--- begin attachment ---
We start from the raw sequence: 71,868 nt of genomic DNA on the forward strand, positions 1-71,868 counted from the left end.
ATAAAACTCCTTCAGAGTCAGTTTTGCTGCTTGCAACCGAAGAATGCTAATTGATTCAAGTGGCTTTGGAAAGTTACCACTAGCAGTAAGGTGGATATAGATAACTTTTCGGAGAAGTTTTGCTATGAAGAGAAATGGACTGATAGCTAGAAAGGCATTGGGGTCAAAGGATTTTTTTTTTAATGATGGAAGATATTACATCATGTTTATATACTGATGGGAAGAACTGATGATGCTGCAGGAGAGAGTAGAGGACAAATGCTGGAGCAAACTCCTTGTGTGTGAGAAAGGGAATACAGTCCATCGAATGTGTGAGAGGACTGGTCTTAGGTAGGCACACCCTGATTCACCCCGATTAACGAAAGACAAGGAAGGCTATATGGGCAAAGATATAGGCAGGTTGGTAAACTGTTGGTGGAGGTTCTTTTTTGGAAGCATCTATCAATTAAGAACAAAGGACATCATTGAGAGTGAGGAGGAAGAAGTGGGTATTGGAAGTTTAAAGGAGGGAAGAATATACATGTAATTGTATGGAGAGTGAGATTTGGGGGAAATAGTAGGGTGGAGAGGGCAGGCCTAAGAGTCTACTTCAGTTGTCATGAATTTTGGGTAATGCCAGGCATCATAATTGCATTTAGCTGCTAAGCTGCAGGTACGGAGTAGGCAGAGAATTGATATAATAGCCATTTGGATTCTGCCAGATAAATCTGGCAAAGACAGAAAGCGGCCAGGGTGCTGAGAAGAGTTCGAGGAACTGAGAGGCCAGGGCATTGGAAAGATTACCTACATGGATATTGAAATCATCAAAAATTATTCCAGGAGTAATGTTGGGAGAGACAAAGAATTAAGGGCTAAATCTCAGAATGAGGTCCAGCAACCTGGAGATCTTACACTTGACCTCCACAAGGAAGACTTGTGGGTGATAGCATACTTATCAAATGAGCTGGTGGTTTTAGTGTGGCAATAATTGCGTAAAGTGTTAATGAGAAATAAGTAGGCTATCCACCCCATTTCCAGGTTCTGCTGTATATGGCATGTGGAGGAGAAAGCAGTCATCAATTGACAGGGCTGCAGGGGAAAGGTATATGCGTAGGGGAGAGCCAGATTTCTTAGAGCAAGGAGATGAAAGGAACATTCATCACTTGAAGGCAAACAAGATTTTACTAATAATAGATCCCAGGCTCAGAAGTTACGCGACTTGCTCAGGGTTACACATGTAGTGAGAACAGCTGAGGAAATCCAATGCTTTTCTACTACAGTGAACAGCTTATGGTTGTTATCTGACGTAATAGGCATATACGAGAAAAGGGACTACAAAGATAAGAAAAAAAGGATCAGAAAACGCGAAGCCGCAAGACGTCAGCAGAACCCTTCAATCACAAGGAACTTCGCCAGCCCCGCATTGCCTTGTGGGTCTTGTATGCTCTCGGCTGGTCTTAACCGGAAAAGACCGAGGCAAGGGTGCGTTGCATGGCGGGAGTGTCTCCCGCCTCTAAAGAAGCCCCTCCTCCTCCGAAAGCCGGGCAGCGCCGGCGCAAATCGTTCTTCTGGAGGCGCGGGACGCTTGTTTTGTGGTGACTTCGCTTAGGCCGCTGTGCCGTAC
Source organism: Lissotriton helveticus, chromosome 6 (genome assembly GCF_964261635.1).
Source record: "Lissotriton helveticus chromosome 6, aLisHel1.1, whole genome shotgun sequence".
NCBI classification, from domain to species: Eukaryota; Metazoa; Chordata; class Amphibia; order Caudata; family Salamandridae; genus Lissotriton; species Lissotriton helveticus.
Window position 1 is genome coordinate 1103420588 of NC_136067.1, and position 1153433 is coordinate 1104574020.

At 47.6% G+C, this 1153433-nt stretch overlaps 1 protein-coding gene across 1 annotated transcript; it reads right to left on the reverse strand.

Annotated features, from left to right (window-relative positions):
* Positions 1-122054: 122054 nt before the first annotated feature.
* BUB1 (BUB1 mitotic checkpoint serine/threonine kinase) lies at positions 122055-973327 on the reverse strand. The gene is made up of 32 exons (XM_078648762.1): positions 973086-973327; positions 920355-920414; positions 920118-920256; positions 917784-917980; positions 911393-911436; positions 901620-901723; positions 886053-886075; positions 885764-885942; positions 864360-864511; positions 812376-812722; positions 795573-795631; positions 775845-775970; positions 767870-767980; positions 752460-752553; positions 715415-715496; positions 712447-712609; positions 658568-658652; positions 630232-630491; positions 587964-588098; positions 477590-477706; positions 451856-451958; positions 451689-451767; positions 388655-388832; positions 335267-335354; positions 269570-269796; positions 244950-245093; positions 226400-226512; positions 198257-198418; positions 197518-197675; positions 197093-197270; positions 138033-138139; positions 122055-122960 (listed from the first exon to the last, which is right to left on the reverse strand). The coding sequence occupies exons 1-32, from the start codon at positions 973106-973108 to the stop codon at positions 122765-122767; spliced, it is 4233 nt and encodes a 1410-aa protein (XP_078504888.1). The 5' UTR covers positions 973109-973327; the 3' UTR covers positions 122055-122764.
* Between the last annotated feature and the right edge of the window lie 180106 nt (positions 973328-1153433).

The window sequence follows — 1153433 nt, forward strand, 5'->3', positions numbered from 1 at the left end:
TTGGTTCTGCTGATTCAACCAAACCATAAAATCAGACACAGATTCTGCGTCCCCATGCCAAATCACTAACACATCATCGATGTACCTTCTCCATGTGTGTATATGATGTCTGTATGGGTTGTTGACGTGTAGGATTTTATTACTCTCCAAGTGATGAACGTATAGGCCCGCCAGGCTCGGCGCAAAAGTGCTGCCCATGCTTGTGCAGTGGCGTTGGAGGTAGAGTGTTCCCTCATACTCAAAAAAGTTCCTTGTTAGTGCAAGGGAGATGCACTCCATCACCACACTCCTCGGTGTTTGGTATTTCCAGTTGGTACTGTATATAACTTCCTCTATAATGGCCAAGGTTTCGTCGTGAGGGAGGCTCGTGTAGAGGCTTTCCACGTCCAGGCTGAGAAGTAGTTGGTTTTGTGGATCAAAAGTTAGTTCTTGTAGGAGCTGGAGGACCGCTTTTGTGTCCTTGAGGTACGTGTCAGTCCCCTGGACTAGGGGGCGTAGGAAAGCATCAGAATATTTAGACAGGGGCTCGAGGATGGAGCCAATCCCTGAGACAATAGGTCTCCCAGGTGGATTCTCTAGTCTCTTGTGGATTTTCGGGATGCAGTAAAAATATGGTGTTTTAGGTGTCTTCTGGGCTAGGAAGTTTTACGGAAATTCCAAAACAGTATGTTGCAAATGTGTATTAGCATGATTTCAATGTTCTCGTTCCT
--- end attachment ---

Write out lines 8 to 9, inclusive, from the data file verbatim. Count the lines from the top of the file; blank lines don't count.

Annotated features, from left to right (window-relative positions):
* Positions 1-122054: 122054 nt before the first annotated feature.